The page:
HACK YOUR EMOTIONS

Last updated on March 1st, 2021 at 08:48 am

Something’s not right and the thought of feeling the way you do for another minute is completely off the table. It’s unbearable, unacceptable. You don’t want this. You NEED to feel better. NOW!

The tension then spark into a craving. A piece of chocolate cake, an entire pizza, a donut, a drink, and so on.

Oh, wait. That’s not you – it’s me. Yes! I often experience cravings, and the entire corona situation, limitations and all, haven’t exactly eased life. Okay, you probably know this too well: resisting a craving is often a tough ride. You get restless. Stressed out.

Does giving in help? Does it solve the problem underneath the craving? Rarely these temporary emotional fixes help us in the long run. They help us just as much as a wet band-aid.

We need a more constructive, more mindful way, to handle life’s big and small catastrophes.

Rather than working hard to resist cravings, take a bit of time to explore the various physical sensations of it, along with the accompanying thoughts.

“Surf the craving rather than resist it. Explore it.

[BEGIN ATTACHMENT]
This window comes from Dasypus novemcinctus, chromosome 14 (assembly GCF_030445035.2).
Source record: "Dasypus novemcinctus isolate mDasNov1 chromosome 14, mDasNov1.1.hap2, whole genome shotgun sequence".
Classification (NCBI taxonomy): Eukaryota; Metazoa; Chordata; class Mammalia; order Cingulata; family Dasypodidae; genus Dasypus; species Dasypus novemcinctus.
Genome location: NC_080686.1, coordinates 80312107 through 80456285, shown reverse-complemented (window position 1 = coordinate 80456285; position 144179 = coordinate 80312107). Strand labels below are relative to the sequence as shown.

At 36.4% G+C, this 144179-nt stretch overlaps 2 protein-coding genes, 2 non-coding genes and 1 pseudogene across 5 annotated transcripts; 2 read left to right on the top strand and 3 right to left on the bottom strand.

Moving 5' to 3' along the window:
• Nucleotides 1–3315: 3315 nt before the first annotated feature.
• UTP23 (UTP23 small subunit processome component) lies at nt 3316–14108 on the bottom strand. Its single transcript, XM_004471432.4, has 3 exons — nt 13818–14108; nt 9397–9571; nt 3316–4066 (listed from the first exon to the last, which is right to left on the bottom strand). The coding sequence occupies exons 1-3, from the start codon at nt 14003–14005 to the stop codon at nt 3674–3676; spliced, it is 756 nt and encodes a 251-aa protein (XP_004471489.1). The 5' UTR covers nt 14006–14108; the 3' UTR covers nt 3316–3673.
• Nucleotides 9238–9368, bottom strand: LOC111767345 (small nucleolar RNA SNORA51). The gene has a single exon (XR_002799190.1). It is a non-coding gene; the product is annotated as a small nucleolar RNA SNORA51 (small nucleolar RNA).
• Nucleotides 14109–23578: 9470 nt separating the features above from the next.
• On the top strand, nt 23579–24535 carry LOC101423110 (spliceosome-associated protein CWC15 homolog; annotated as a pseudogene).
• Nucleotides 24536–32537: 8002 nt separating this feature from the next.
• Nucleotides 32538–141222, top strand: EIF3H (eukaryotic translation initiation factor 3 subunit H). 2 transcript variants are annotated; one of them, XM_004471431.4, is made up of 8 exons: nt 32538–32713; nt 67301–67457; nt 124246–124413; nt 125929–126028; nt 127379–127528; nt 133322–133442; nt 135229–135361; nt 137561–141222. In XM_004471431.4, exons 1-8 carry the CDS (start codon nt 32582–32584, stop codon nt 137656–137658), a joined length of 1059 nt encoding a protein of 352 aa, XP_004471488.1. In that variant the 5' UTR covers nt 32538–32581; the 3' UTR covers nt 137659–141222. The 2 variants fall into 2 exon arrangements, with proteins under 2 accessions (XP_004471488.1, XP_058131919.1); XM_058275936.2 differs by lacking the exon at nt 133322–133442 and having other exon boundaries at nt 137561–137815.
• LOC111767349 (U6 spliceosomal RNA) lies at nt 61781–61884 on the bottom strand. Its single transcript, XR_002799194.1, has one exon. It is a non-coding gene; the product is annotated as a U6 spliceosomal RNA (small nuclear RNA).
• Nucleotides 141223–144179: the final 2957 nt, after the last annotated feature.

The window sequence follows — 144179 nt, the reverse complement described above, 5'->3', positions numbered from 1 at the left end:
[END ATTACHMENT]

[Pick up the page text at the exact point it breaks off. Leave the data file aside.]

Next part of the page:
We need to learn to surf the waves of our emotions instead of reacting or trying to escape them. It was Jon Kabat-Zinn who said «You can’t stop the waves, but you can learn to surf.» Through practice, we can learn to endure difficult emotions until they settle.

Photo by Francisco Gonzalez. Thank you!

EMOTIONS COME AND GO

Surprise, inspiration, and joy are all emotions that appear for a moment, then naturally fade away. We love these feel gooders. When they’re gone, we yearn for more. Sound familiar? On the other hand, emotions like shame, frustration, and anger feel a tad bit worse and tend to stick around for some time – nagging and tugging away at our patience.